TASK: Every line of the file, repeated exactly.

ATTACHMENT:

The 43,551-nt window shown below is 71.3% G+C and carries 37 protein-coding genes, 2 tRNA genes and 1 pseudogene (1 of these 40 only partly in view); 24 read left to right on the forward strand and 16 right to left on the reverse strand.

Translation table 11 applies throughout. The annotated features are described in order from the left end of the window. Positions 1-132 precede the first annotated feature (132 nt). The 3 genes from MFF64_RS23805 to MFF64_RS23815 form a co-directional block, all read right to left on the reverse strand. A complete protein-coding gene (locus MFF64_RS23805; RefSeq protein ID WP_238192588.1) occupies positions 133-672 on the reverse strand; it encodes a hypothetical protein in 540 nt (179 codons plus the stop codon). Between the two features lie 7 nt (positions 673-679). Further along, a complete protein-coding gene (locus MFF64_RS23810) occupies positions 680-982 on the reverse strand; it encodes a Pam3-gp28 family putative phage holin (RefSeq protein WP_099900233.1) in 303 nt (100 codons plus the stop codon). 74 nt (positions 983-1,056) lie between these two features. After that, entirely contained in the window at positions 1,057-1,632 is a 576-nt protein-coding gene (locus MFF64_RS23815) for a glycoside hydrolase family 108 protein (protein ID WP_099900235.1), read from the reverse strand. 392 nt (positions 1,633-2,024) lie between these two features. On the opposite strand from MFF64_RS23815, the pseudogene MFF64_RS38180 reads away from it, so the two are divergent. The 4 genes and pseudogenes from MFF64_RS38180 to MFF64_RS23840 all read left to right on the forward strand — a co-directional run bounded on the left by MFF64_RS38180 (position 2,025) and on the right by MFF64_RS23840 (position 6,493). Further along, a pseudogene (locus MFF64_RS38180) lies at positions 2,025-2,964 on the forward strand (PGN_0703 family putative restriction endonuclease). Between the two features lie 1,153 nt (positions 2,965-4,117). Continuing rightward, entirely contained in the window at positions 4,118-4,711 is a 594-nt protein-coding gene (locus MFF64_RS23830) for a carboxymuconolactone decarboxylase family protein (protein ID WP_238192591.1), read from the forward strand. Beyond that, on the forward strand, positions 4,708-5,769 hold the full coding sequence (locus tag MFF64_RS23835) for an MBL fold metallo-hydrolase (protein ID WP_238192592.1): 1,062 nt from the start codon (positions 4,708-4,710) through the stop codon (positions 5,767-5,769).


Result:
The 43,551-nt window shown below is 71.3% G+C and carries 37 protein-coding genes, 2 tRNA genes and 1 pseudogene (1 of these 40 only partly in view); 24 read left to right on the forward strand and 16 right to left on the reverse strand.

Translation table 11 applies throughout. The annotated features are described in order from the left end of the window. Positions 1-132 precede the first annotated feature (132 nt). The 3 genes from MFF64_RS23805 to MFF64_RS23815 form a co-directional block, all read right to left on the reverse strand. A complete protein-coding gene (locus MFF64_RS23805; RefSeq protein ID WP_238192588.1) occupies positions 133-672 on the reverse strand; it encodes a hypothetical protein in 540 nt (179 codons plus the stop codon). Between the two features lie 7 nt (positions 673-679). Further along, a complete protein-coding gene (locus MFF64_RS23810) occupies positions 680-982 on the reverse strand; it encodes a Pam3-gp28 family putative phage holin (RefSeq protein WP_099900233.1) in 303 nt (100 codons plus the stop codon). 74 nt (positions 983-1,056) lie between these two features. After that, entirely contained in the window at positions 1,057-1,632 is a 576-nt protein-coding gene (locus MFF64_RS23815) for a glycoside hydrolase family 108 protein (protein ID WP_099900235.1), read from the reverse strand. 392 nt (positions 1,633-2,024) lie between these two features. On the opposite strand from MFF64_RS23815, the pseudogene MFF64_RS38180 reads away from it, so the two are divergent. The 4 genes and pseudogenes from MFF64_RS38180 to MFF64_RS23840 all read left to right on the forward strand — a co-directional run bounded on the left by MFF64_RS38180 (position 2,025) and on the right by MFF64_RS23840 (position 6,493). Further along, a pseudogene (locus MFF64_RS38180) lies at positions 2,025-2,964 on the forward strand (PGN_0703 family putative restriction endonuclease). Between the two features lie 1,153 nt (positions 2,965-4,117). Continuing rightward, entirely contained in the window at positions 4,118-4,711 is a 594-nt protein-coding gene (locus MFF64_RS23830) for a carboxymuconolactone decarboxylase family protein (protein ID WP_238192591.1), read from the forward strand. Beyond that, on the forward strand, positions 4,708-5,769 hold the full coding sequence (locus tag MFF64_RS23835) for an MBL fold metallo-hydrolase (protein ID WP_238192592.1): 1,062 nt from the start codon (positions 4,708-4,710) through the stop codon (positions 5,767-5,769).